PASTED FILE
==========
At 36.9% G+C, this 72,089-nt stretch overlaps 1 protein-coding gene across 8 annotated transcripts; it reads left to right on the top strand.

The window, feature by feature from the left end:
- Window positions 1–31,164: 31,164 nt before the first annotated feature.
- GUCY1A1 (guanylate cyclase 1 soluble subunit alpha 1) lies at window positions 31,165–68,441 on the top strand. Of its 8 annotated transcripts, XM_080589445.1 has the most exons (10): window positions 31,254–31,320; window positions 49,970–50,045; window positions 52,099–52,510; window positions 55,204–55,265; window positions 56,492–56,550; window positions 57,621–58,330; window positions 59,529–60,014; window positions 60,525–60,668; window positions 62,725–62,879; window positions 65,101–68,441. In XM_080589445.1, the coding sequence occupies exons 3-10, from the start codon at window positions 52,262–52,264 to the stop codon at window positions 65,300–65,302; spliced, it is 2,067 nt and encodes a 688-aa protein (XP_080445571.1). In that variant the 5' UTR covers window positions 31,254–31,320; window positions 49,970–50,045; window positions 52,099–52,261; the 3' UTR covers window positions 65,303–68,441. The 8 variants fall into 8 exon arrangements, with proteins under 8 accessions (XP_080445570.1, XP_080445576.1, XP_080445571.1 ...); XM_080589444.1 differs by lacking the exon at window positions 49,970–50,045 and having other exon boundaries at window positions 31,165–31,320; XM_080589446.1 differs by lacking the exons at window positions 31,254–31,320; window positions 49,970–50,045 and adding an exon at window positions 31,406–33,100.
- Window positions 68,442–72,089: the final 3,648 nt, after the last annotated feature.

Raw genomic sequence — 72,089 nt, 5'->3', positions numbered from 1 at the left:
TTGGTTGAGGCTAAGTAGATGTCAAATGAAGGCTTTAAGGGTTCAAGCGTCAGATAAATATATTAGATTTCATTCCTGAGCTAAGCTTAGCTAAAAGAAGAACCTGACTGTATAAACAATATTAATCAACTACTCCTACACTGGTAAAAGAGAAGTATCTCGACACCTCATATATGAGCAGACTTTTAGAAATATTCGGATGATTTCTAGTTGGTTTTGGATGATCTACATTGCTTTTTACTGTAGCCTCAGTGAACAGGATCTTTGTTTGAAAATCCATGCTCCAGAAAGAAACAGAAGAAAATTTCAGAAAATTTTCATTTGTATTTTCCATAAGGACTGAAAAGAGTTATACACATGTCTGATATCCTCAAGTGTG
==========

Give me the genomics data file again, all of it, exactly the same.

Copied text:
At 36.9% G+C, this 72,089-nt stretch overlaps 1 protein-coding gene across 8 annotated transcripts; it reads left to right on the top strand.

The window, feature by feature from the left end:
- Window positions 1–31,164: 31,164 nt before the first annotated feature.
- GUCY1A1 (guanylate cyclase 1 soluble subunit alpha 1) lies at window positions 31,165–68,441 on the top strand. Of its 8 annotated transcripts, XM_080589445.1 has the most exons (10): window positions 31,254–31,320; window positions 49,970–50,045; window positions 52,099–52,510; window positions 55,204–55,265; window positions 56,492–56,550; window positions 57,621–58,330; window positions 59,529–60,014; window positions 60,525–60,668; window positions 62,725–62,879; window positions 65,101–68,441. In XM_080589445.1, the coding sequence occupies exons 3-10, from the start codon at window positions 52,262–52,264 to the stop codon at window positions 65,300–65,302; spliced, it is 2,067 nt and encodes a 688-aa protein (XP_080445571.1). In that variant the 5' UTR covers window positions 31,254–31,320; window positions 49,970–50,045; window positions 52,099–52,261; the 3' UTR covers window positions 65,303–68,441. The 8 variants fall into 8 exon arrangements, with proteins under 8 accessions (XP_080445570.1, XP_080445576.1, XP_080445571.1 ...); XM_080589444.1 differs by lacking the exon at window positions 49,970–50,045 and having other exon boundaries at window positions 31,165–31,320; XM_080589446.1 differs by lacking the exons at window positions 31,254–31,320; window positions 49,970–50,045 and adding an exon at window positions 31,406–33,100.
- Window positions 68,442–72,089: the final 3,648 nt, after the last annotated feature.

Raw genomic sequence — 72,089 nt, 5'->3', positions numbered from 1 at the left:
TTGGTTGAGGCTAAGTAGATGTCAAATGAAGGCTTTAAGGGTTCAAGCGTCAGATAAATATATTAGATTTCATTCCTGAGCTAAGCTTAGCTAAAAGAAGAACCTGACTGTATAAACAATATTAATCAACTACTCCTACACTGGTAAAAGAGAAGTATCTCGACACCTCATATATGAGCAGACTTTTAGAAATATTCGGATGATTTCTAGTTGGTTTTGGATGATCTACATTGCTTTTTACTGTAGCCTCAGTGAACAGGATCTTTGTTTGAAAATCCATGCTCCAGAAAGAAACAGAAGAAAATTTCAGAAAATTTTCATTTGTATTTTCCATAAGGACTGAAAAGAGTTATACACATGTCTGATATCCTCAAGTGTG